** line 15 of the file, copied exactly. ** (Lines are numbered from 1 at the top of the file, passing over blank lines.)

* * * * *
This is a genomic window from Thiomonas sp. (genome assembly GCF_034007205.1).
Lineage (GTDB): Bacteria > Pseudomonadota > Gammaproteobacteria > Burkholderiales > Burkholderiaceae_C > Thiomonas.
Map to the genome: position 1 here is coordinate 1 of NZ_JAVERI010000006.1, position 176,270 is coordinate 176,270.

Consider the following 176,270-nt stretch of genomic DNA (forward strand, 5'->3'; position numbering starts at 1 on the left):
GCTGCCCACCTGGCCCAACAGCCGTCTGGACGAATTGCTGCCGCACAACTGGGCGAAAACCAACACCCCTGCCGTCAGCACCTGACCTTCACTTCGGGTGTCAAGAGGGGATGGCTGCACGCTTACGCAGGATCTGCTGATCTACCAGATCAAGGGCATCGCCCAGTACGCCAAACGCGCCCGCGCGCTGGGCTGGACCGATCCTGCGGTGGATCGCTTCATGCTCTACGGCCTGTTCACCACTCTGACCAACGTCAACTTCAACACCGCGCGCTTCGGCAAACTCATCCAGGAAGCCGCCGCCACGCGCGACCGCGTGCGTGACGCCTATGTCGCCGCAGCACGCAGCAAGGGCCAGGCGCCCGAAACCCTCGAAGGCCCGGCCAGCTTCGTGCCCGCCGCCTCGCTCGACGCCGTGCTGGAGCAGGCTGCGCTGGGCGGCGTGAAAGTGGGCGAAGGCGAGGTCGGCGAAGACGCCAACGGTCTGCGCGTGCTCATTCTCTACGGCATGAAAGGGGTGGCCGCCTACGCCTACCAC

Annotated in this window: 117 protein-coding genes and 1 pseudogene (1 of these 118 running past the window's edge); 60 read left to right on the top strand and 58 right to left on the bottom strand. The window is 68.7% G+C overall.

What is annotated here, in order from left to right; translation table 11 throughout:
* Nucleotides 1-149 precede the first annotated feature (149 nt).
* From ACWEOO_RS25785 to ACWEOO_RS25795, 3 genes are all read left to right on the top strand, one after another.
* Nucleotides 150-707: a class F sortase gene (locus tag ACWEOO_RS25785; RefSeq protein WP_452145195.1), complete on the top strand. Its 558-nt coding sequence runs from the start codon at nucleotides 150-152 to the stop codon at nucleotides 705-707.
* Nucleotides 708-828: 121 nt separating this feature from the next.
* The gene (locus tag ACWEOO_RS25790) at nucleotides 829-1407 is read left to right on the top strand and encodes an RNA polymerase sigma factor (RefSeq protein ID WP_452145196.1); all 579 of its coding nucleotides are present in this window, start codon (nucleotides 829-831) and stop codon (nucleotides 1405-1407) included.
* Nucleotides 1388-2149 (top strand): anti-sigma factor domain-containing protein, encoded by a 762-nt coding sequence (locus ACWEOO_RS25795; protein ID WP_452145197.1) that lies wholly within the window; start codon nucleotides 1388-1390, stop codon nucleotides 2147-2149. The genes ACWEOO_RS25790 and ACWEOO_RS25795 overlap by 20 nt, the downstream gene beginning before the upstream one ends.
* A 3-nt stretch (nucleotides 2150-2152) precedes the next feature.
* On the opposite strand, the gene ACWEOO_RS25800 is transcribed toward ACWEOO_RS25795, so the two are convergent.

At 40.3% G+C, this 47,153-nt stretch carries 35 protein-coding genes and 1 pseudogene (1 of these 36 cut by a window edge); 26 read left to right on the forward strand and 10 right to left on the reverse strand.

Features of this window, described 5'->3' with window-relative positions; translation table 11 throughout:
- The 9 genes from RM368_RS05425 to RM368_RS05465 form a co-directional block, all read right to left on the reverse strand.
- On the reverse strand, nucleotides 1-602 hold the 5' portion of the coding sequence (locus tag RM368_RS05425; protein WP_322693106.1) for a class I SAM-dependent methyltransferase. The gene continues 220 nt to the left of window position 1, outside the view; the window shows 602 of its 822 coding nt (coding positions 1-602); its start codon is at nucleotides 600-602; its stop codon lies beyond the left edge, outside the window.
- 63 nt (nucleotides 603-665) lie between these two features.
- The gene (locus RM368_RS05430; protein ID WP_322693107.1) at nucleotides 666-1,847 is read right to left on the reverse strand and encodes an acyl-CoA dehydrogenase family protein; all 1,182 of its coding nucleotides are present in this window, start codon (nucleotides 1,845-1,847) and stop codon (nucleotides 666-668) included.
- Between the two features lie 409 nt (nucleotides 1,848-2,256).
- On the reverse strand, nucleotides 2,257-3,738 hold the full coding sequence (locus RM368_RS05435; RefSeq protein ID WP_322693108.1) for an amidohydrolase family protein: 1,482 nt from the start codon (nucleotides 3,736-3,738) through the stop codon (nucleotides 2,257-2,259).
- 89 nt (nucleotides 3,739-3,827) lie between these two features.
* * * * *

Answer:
* On the opposite strand, the gene ACWEOO_RS25800 is transcribed toward ACWEOO_RS25795, so the two are convergent.